Sympathetic Nervous System: The sympathetic nervous system is one of the three divisions of the autonomic nervous system. It directs the body’s rapid involuntary response to dangerous or stressful situations. It is also referred to as the “fight or flight” system.


Thoracic Spine (Mid-Back): The thoracic spine is the longest region of the spine, and by some measures it is also the most complex. There are twelve vertebrae that connects the cervical spine and the lumbar spine. It is the only spinal region attached to the ribcage.

Tendon: Located at each end of a muscle and attach muscle to bone. Tendons are found throughout the body, from the head and neck all the way down to the feet. Most tendon injuries occur near joints, such as the shoulder, elbow, knee, and ankle.

Tennis Elbow: An irritation of the tissue connecting the forearm muscle to the elbow that causes pain around the outside of the elbow. It can be caused by overuse or repetitive wrist and arm motions.


Under-recognised: Chiropractic care is hugely under-recognised and often misunderstood. To find out more about what Chiropractic care is, click here for a short video.


Chiropractic, A-Z of Chiropractic, Peak Chiropractic

Vertebrae: The 33 individual bones that interlock with each other and make up the ‘backbone’ of the skeleton commonly known as the spine. The vertebrae are numbered and divided into regions: cervical, thoracic, lumbar, sacrum, and coccyx. Only the top 24 cylindrical segments of bone are moveable; the vertebrae of the sacrum and coccyx are fused.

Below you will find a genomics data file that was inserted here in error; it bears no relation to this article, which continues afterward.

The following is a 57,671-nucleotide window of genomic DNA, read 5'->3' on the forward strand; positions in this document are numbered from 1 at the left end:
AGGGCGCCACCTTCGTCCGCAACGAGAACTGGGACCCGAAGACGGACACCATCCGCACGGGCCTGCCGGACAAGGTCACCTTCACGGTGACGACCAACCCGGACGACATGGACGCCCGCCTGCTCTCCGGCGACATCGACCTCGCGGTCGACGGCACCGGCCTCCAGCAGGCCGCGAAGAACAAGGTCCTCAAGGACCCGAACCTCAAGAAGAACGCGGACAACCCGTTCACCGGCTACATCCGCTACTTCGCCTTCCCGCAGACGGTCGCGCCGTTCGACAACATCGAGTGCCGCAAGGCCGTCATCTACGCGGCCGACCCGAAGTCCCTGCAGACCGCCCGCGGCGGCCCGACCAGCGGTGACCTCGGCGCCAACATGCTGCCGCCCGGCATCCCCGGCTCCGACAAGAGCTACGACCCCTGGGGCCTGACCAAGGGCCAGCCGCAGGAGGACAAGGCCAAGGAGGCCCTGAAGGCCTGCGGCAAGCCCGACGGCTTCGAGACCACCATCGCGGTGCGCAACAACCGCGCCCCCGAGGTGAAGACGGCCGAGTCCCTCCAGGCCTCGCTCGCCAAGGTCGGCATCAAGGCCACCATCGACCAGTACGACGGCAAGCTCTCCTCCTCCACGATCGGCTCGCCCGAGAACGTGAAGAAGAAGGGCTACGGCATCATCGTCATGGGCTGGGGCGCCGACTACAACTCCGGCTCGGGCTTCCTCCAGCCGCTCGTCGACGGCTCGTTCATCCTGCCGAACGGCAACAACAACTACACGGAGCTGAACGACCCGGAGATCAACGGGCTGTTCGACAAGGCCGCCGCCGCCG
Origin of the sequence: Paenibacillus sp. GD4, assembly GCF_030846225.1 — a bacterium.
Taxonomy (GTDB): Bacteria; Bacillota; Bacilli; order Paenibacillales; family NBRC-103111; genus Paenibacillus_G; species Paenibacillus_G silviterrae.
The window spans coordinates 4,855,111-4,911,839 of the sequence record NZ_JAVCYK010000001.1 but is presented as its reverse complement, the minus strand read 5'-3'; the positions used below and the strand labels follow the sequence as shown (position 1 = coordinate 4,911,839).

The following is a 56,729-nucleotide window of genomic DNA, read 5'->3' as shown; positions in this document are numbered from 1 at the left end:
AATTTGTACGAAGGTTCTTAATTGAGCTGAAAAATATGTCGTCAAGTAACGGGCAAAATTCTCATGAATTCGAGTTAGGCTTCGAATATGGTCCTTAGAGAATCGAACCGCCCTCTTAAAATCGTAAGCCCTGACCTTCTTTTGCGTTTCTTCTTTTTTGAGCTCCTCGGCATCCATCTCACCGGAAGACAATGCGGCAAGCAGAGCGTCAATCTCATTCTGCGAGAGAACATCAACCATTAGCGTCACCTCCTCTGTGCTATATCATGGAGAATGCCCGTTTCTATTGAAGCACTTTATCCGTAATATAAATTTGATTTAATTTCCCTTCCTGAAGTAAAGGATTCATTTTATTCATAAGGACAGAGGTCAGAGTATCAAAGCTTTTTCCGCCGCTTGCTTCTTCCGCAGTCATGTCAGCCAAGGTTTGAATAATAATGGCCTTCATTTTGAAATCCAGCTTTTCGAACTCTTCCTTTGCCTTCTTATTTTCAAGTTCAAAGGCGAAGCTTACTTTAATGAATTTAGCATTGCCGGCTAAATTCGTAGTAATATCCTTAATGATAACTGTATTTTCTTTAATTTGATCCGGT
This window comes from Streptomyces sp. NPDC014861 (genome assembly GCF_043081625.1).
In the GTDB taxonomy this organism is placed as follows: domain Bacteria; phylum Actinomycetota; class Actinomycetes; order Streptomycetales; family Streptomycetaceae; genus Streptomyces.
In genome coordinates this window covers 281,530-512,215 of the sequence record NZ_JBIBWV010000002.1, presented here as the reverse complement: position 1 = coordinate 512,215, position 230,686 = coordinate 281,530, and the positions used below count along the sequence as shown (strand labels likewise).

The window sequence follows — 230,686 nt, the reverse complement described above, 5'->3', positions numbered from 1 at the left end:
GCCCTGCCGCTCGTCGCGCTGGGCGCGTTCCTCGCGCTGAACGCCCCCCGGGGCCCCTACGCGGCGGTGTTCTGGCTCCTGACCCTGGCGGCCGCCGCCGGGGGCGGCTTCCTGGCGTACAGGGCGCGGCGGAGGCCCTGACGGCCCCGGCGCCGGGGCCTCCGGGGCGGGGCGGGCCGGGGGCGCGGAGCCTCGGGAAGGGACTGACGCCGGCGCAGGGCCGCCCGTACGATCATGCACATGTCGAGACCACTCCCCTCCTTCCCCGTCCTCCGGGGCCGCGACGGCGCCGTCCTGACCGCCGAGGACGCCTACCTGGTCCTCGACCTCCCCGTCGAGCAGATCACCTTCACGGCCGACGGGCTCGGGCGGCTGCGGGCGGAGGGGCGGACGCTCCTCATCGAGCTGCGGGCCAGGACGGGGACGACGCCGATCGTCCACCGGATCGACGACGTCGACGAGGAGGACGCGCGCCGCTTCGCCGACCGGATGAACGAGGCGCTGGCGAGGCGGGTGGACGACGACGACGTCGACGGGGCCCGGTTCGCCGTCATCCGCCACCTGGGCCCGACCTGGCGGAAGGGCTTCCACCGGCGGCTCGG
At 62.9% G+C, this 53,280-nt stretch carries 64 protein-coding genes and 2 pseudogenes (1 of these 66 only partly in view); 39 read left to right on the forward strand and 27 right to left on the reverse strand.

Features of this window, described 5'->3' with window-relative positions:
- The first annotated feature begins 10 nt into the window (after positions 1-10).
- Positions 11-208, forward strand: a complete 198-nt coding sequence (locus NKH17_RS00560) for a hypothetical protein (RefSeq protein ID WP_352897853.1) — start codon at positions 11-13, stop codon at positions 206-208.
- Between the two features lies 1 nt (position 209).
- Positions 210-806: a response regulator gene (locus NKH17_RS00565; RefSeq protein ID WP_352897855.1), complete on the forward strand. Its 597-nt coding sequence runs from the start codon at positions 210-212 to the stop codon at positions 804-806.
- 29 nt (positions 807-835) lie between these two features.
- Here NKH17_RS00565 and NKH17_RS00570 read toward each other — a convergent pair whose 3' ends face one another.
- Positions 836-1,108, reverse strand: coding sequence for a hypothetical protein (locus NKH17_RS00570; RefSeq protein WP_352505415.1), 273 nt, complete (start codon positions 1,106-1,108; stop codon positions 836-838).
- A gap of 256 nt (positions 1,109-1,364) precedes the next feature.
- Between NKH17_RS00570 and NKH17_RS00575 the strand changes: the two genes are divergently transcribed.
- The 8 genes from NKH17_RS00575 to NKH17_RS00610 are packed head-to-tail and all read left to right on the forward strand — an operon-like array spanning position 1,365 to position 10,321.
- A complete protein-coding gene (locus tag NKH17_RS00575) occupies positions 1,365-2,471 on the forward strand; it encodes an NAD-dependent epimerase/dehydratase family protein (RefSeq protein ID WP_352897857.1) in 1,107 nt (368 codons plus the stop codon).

Whiplash: An injury to the cervical spine that occurs from rapid hyper-flexion, hyper-extension and compression movements, such as a car accident. Read more about whiplash here.


X-ray: X-ray is a diagnostic tool that produces images of the structure of your body. The images show the parts of your body in different shades of black and white. The most familiar use of x-rays is checking for fractures (broken bones), but x-rays are also used in other ways.

Read more about X-ray imaging here.


Why do people go to a Chiropractor? There are many reasons why people visit a Chiropractor. Whether you are looking for relief and stabilisation, correction and regeneration, prevention, or optimisation and wellness, our team are here to assist you on your journey.


Zzzzzz (Sleep): In a recent study of 221 Chiropractic patients, one third reported immediate effect on their sleep after a Chiropractic adjustment. From this group a massive 98% recorded improved results with Chiropractic versus those whose sleep patterns did not get better. Pain (acute and chronic) is a major cause of sleep disturbances, be it neckback, shoulder pain or headaches, ALL of which chiropractic has been shown to be able to help.

We do not claim that Chiropractic care treats or cures any of the conditions in this article.

What Chiropractors do is care for you by removing subluxations and allowing your body to function optimally.

The Chiropractic philosophy understands that the power that made the body, heals the body and while Chiropractors can help you to remove those subluxations, it is your own body that does the healing.

Peak Chiropractic Centre located in Claremont are family-friendly chiropractors focused on relieving aches, pains and posture correction. We offer in-house X-Ray facilities.